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A nifty site on Roman nomenclature. However, I suspect that the "Apollonius" which appears on Nova Roma's accepted "List of Nomina" is a contrivance to accommodate members of their micronation (the so-called "modern Apollonii") who had chosen that nomen gentilicium for themselves before the Nova Roma folks decided to limit these choices to actual nomina gentilicia. "Apollonius" makes a far more credible cognomen than it does a nomen gentilicium, and Iiro Kajanto, in his The Latin Cognomina, notes several similar cognomina: Apollonios, Apollinaris, Apollinarius, Apollinius, and Apollodoros. (I'd also be interested to know where they got the "Moravius" from.)

 

-- Nephele

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It's seem that in later times the range of names to be chosen was much wider. for example in this letter by Apion, a Greek who join the Roman navy, he mention that his Roman name is Antonius Maximus.

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It's seem that in later times the range of names to be chosen was much wider. for example in this letter by Apion, a Greek who join the Roman navy, he mention that his Roman name is Antonius Maximus.

 

Yes, Roman naming customs changed over time. But regarding that first letter at your link, from a second century CE recruit named "Apollinarius to Taesis, his mother and lady..." The recruit was in all likelihood referring to himself by his cognomen -- which, if he were a freedman, may even have been a Latinized form of his original, given name, before assuming Roman citizenship and a Roman patron's nomen gentilicium of his own.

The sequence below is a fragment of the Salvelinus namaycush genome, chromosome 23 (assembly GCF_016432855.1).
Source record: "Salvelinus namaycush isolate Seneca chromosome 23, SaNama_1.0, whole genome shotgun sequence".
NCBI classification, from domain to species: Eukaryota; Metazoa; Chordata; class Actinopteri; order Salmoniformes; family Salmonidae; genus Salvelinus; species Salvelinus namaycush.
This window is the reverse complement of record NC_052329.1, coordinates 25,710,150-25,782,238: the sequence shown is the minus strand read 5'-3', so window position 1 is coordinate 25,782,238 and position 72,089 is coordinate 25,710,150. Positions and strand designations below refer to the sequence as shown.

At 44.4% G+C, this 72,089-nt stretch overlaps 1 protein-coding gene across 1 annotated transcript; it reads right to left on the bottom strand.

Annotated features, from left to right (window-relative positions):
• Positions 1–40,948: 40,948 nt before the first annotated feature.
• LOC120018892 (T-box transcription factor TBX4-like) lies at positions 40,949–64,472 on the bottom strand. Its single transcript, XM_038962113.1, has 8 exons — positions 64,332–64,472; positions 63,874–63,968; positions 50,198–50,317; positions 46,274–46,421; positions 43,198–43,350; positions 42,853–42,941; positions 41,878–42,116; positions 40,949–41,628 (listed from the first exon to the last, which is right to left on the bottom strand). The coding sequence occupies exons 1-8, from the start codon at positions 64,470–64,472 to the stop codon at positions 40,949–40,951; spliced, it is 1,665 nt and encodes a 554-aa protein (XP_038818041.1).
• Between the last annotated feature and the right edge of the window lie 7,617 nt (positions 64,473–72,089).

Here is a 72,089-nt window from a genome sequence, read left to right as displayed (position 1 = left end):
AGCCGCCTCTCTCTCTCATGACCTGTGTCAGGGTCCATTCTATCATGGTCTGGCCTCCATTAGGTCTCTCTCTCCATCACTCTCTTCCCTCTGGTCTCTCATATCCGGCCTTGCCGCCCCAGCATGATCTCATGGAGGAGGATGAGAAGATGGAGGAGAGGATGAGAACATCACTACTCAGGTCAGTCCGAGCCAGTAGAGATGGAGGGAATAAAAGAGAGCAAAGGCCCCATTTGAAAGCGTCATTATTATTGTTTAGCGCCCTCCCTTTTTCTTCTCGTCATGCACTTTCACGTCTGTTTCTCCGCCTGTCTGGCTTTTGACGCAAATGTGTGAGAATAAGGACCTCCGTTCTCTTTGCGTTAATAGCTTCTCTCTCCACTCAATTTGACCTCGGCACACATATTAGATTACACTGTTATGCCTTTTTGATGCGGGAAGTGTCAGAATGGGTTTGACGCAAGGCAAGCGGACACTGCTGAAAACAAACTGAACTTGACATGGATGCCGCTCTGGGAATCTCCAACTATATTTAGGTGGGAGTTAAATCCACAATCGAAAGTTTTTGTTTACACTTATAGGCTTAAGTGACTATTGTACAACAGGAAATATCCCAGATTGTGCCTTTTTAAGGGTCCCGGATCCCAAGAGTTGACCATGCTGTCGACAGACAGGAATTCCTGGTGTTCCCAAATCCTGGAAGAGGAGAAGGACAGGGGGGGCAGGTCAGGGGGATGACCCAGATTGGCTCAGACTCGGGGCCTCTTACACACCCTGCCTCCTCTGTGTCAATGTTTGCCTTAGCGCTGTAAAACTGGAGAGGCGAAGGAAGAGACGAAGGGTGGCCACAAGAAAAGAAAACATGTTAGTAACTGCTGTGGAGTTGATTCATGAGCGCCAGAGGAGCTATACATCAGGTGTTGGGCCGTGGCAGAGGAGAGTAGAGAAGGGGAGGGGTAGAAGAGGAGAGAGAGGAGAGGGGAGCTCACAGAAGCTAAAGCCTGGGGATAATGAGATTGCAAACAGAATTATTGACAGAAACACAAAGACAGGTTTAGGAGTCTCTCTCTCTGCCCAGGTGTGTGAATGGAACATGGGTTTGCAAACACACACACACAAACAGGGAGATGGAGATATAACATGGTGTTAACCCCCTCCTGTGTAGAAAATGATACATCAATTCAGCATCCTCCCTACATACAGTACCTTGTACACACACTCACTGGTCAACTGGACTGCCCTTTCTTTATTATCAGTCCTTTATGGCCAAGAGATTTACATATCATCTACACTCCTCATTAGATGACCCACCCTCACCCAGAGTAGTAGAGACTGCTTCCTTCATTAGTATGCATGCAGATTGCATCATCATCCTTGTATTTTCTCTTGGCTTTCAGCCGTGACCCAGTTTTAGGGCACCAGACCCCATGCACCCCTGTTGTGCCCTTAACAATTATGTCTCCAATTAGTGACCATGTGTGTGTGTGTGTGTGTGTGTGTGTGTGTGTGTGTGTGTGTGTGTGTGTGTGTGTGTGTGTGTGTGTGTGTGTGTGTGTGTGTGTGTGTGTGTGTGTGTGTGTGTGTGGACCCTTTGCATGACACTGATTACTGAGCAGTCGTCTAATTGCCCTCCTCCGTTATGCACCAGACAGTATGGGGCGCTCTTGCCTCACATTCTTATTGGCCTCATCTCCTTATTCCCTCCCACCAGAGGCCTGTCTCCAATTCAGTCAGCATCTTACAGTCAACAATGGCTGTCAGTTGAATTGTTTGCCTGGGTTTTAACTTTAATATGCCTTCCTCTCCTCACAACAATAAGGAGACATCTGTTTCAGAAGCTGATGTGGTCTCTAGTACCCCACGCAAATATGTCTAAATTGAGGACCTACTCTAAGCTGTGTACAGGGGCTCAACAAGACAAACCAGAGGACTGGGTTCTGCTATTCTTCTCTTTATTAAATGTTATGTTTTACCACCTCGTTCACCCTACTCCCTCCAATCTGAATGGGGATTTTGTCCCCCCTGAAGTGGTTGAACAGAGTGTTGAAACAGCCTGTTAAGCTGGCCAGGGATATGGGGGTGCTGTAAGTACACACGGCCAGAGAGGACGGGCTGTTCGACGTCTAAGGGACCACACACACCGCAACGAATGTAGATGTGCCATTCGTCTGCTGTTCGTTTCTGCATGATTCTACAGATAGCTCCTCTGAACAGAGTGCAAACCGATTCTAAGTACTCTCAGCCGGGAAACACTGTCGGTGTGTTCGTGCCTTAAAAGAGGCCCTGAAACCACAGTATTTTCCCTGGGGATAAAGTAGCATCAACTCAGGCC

As also in the case of the second letter by "Apion" (a Graeco-Egyptian soldier serving in the Roman navy) who calls himself "Antonius Maximus", writing to his father, Epimachus. A Roman citizen named "Antonius Maximus" was in all likelihood the patron of Apion, who gave his Roman name to Apion. Or, it may have been that Apion's Roman military commander had bestowed the more Roman-sounding name upon him.

 

-- Nephele

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